- About Us
- About MS
- Teen Adventure Camp
- Contact Us
|January 25, 2008
Researchers have found differences in genetic material between people who respond to interferon beta treatment and those who don’t, in a study of 287 people with relapsing-remitting MS+. These results, if confirmed by larger studies and explored further, are an important step toward using genetic information to predict who will respond to specific therapies for MS, laying early groundwork that may one day guide treatment decisions for patients and their doctors. Esther Byun, MD and Jorge Oksenberg, PhD (University of California, San Francisco) led an international collaboration, funded by the National Institutes of Health, that presents its results in theArchives of Neurology(Early Release Article, posted January 14, 2008).
Three interferon beta medications have been approved by the U.S. Food and Drug Administration for treating relapsing forms of MS**. However, a significant number of people who are treated with interferon beta continue to experience relapses and worsening disability despite treatment. If we could predict who would respond to interferons, it would help guide treatment choices to more effectively counter immune attacks early in the course of the disease, a critical period when treatment choices may help determine a person’s future condition.
: Dr. Oksenberg and colleagues used a cutting-edge approach to determine if there were genetic differences between people who respond to interferon beta and those who don’t. They chose to study people with MS from four centers in Southern Europe, to minimize differences in the groups’ genetic backgrounds. People were enrolled who had relapsing-remitting MS and who experienced at least two relapses before beginning treatment with interferon beta. They were then followed for two years while on treatment. Those who had no relapses and no increase in disability (measured by the EDSS, a scale used to measure MS disease activity) over those two years were considered responders. Those who experienced at least two relapses during follow up and an EDSS increase of one point or more were considered nonresponders. About half of the patients studied were responders, and half were nonresponders.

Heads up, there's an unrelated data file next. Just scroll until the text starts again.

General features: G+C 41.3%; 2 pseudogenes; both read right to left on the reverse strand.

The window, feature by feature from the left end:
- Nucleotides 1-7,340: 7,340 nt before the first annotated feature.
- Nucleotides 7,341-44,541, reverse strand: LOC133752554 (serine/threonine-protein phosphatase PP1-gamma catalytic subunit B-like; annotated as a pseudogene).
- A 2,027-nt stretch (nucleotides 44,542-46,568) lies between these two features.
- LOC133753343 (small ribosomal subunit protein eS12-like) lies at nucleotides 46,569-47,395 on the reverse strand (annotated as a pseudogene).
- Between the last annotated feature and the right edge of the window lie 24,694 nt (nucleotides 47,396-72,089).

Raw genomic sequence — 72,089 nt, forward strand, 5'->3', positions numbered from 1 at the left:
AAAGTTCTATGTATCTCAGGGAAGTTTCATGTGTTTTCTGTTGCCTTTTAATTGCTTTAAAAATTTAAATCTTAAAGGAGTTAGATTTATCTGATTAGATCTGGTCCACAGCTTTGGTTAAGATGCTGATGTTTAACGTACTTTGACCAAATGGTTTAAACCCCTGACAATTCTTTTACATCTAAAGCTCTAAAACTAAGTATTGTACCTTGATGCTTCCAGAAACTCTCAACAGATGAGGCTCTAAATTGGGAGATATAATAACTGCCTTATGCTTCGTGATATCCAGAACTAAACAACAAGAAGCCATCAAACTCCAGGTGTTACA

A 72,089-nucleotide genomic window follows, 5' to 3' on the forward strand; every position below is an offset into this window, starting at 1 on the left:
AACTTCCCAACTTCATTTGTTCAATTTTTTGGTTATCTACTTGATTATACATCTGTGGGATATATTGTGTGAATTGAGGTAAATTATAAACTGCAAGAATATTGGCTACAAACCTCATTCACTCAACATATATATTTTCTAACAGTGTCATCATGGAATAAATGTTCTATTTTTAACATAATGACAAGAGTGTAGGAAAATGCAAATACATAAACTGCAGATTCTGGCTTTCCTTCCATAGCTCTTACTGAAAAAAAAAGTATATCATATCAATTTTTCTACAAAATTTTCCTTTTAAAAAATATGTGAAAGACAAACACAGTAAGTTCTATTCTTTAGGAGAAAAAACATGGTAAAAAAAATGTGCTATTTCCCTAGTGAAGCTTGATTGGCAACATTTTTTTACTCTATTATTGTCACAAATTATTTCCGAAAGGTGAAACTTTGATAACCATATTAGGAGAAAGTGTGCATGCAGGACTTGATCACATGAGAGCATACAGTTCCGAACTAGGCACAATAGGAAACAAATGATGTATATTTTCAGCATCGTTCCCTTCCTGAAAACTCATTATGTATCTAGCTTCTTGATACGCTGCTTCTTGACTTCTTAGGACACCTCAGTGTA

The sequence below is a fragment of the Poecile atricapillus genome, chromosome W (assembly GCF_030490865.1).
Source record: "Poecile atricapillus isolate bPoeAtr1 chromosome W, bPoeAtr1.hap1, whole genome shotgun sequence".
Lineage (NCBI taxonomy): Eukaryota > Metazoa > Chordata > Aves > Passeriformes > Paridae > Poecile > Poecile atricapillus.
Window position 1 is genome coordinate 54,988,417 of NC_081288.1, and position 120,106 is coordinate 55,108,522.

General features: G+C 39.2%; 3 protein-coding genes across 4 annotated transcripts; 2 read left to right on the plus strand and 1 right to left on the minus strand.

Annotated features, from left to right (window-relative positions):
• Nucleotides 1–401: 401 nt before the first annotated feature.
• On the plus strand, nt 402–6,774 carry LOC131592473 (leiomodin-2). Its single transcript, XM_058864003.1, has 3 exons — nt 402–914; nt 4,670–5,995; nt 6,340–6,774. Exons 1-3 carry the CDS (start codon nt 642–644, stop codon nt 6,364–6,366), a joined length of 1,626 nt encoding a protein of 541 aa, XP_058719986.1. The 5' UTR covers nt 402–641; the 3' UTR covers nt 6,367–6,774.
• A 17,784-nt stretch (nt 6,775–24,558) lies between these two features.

The team screened the “genome” all the genetic information of these participants -- using gene chip technology capable of analyzing 100,000 genetic variations at once. Looking both at pooled material and at individuals’ genes, they looked for variations in genetic material that would appear more or less often in responders versus nonresponders. After completing the first stage of analysis, they increased the statistical power of the study by adding genetic data from 81 more patients.
: The first screen identified 35 variations (SNPs, or single nucleotide polymorphisms, the most common type of variation in genetic material) that differed between responders and nonresponders. The second screen narrowed this down to 18 of these SNPs.
The genetic variations that differed among responders and nonresponders provide some interesting information about how interferons may work. For example, two SNPs appear in genes involved in nerve signaling. SNPs were also found to differ between responders and nonresponders in the gene for “glypican-5,” a protein implicated in nerve growth and repair. Other SNPs existed in the genes for “extracellular matrix proteins,” which may impact how effectively cells involved in the immune attack in MS can enter the central nervous system.
This study represents an important but early step toward finding a way to predict who will do best on which therapy for MS. Larger studies are needed to confirm the findings, and more research should help determine how these particular genetic variations affect the clinical experiences of people with MS.
-- Research and Clinical Programs Department
+Relapsing-remitting MS a course of MS in which clearly defined flare-ups are followed by partial or complete recovery periods but in which there is no progression between relapses.
**Relapsing forms This includes relapsing-remitting MS in addition to progressive forms of MS that are associated with relapses.
* To view or print a PDF file,Adobe Acrobat Readeris required.
Stony Brook University Hospital
101 Nicolls Road Stony Brook, NY 11794